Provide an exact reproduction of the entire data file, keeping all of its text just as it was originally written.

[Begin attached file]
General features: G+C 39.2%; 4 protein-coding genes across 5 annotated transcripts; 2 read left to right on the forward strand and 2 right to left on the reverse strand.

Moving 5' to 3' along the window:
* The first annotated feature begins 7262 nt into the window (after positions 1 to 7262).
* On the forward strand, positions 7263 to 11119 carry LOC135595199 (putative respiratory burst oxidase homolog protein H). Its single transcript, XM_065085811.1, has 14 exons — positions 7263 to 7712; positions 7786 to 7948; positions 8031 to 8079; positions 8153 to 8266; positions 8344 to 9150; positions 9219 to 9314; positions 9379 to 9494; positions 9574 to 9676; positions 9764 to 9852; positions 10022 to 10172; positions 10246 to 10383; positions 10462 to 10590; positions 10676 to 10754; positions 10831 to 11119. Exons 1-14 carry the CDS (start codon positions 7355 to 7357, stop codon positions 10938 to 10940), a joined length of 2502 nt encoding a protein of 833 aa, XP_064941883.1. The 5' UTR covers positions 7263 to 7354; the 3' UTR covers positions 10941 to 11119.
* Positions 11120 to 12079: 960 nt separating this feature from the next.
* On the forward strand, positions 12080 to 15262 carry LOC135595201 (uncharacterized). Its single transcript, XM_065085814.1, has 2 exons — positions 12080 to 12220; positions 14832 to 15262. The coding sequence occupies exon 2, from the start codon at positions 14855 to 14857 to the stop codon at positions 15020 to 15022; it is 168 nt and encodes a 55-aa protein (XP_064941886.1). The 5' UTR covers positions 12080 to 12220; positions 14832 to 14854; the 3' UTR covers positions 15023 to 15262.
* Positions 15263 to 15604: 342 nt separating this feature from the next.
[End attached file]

General features: G+C 39.2%; 4 protein-coding genes across 5 annotated transcripts; 2 read left to right on the forward strand and 2 right to left on the reverse strand.

Moving 5' to 3' along the window:
* The first annotated feature begins 7262 nt into the window (after positions 1 to 7262).
* On the forward strand, positions 7263 to 11119 carry LOC135595199 (putative respiratory burst oxidase homolog protein H). Its single transcript, XM_065085811.1, has 14 exons — positions 7263 to 7712; positions 7786 to 7948; positions 8031 to 8079; positions 8153 to 8266; positions 8344 to 9150; positions 9219 to 9314; positions 9379 to 9494; positions 9574 to 9676; positions 9764 to 9852; positions 10022 to 10172; positions 10246 to 10383; positions 10462 to 10590; positions 10676 to 10754; positions 10831 to 11119. Exons 1-14 carry the CDS (start codon positions 7355 to 7357, stop codon positions 10938 to 10940), a joined length of 2502 nt encoding a protein of 833 aa, XP_064941883.1. The 5' UTR covers positions 7263 to 7354; the 3' UTR covers positions 10941 to 11119.
* Positions 11120 to 12079: 960 nt separating this feature from the next.
* On the forward strand, positions 12080 to 15262 carry LOC135595201 (uncharacterized). Its single transcript, XM_065085814.1, has 2 exons — positions 12080 to 12220; positions 14832 to 15262. The coding sequence occupies exon 2, from the start codon at positions 14855 to 14857 to the stop codon at positions 15020 to 15022; it is 168 nt and encodes a 55-aa protein (XP_064941886.1). The 5' UTR covers positions 12080 to 12220; positions 14832 to 14854; the 3' UTR covers positions 15023 to 15262.
* Positions 15263 to 15604: 342 nt separating this feature from the next.